FONTANA, Calif. A top-15 finish by either Petty Enterprises Dodge in today's NASCAR race at California Speedway would be a big boost for the team.
My, how times have changed.
The Petty team, founded by NASCAR pioneer and three-time champ Lee Petty and carried on under the stewardship of his son, stock car king and seven-time champion Richard, and Richard's son, Kyle, has fallen on hard times.
The team has accumulated 268 victories, but none since 1999 and only three since the last of Richard's wins for the family team in 1983. Two of his record 200 wins came in 1984 while driving for Mike Curb.
When Jeff Green qualified third for today's Auto Club 500, it marked the best starting position for a Petty entry since John Andretti was second at Phoenix in the fall of 2002.
Kyle Petty, his teammate and boss, will start 28th in a 43-car field.
Kyle, who also has the day-to-day responsibility of running the team, has finished better than 18th only once this season -- 12th at Las Vegas -- and Green's best performances in the No. 43 car that Richard made famous have been a pair of 19th-place finishes.
But Richard, who remains an involved team owner, is hopeful that the once-proud Petty Enterprises has turned the corner back toward respectability and beyond.
"It's definitely improved from last year," he said Saturday. "Some of our finishes might not have been any better than last year, but the cars are definitely making the fields a little bit better, running a little bit better as the race goes on. The combination is just not going to come together all at one time. You just keep plugging away."
The elder Petty, still the most recognized figure in the stock car sport with his trademark cowboy hat, boots and dark glasses, has some sympathy for his son, whose life has been touched with tragedy and distractions in recent years.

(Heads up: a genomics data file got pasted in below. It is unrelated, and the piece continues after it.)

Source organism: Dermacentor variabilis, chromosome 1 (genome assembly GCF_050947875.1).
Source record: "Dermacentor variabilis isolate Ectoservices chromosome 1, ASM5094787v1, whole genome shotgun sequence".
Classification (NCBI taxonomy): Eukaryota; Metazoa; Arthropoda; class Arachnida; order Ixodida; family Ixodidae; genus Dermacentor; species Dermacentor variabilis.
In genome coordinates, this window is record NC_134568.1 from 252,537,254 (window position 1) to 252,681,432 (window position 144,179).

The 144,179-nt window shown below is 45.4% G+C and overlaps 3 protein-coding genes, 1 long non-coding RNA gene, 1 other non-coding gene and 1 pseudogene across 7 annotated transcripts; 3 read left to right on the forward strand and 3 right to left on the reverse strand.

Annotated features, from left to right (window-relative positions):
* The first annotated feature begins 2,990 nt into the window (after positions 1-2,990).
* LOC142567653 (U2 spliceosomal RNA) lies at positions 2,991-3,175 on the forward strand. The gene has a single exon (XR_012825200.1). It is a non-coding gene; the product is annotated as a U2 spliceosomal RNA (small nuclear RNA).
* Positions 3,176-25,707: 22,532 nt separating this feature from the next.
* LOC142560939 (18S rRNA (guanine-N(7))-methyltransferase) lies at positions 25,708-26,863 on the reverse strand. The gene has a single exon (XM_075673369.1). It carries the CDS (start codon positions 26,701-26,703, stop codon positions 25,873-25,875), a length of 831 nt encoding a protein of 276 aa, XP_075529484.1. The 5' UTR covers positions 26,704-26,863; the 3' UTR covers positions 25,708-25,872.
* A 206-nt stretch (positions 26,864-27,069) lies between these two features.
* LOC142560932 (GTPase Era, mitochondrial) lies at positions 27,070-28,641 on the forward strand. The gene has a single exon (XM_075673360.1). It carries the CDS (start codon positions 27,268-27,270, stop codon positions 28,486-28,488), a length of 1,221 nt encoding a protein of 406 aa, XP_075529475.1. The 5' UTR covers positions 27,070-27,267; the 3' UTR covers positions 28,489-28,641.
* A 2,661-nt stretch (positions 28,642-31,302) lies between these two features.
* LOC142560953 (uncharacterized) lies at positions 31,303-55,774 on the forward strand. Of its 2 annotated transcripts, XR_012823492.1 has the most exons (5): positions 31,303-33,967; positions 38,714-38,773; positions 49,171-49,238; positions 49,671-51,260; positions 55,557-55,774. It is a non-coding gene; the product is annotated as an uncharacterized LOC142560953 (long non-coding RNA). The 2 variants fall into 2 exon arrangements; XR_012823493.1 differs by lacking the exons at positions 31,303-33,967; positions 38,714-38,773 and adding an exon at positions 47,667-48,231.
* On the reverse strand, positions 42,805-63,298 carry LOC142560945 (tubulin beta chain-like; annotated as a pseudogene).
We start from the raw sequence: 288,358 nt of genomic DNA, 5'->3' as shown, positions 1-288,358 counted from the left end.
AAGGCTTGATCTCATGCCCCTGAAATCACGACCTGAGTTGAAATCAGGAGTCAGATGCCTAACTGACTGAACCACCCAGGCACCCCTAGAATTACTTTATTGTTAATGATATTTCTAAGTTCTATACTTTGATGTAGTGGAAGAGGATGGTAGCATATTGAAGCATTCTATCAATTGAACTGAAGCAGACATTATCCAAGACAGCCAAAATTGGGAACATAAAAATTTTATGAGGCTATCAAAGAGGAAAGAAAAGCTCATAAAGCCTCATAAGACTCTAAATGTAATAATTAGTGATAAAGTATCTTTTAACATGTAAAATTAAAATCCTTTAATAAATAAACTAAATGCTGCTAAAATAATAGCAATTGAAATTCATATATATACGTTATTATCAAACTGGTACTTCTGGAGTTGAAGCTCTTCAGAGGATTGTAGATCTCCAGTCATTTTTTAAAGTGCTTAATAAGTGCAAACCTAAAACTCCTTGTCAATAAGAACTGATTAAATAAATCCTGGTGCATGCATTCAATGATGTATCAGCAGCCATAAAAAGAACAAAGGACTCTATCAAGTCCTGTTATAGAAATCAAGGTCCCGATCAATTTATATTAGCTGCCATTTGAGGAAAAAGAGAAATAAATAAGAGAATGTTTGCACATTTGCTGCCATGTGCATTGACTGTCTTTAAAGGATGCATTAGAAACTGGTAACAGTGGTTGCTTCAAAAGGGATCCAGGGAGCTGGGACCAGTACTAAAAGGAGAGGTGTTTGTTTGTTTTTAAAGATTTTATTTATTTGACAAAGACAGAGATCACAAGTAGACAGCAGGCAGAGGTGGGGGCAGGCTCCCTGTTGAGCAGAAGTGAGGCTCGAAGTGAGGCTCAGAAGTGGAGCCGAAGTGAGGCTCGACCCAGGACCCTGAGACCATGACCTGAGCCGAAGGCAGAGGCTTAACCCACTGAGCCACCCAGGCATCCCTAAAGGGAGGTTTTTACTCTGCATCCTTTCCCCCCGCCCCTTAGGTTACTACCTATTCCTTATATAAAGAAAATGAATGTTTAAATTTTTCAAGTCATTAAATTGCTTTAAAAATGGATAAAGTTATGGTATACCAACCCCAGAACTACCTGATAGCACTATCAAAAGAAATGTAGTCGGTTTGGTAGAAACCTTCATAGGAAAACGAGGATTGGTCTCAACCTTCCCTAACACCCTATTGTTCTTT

Kyle and wife Pattie are about to fulfill a dream, opening the Victory Junction Gang Camp for chronically and terminally ill children near their home in Randleman, N.C. The camp, which will open officially on June 20, is a tribute to the memory their son Adam, who died in crash in 2000.
Even before Adam's death, Kyle was active in raising money for children's hospitals. His 10th-annual charity ride across America began Saturday in Palm Desert, Calif., and Petty will join it tonight in Flagstaff, Ariz. The ride will end at the new camp on May 8.
"Kyle is the strawboss of the team from the standpoint of making sure these guys have cars and people and all that stuff," Richard said. "He has a lot on his shoulders."
All the outside responsibilities haven't made it any easier.
"The camp deal has been really, really on his mind," Richard said. "As it gets closer and closer, then he gets more wound up about what's going on. And this particular week, he's getting ready for the charity ride. I don't know how he has time to even think about getting in the car."
Kyle shrugs off that talk, calling his race car a "refuge." He also thinks the team has begun to move in a positive direction.
"We wasted a year, all of 2003, and maybe parts of 2002, because we lost focus and direction," Kyle said. "The last part of 2003, we got back on track so we could start this year somewhere close to where we needed to be."
Both Pettys remain realists, though.
"When you haven't been finishing too well, if you finish in the top 10 or 15 then you've accomplished something," Richard said.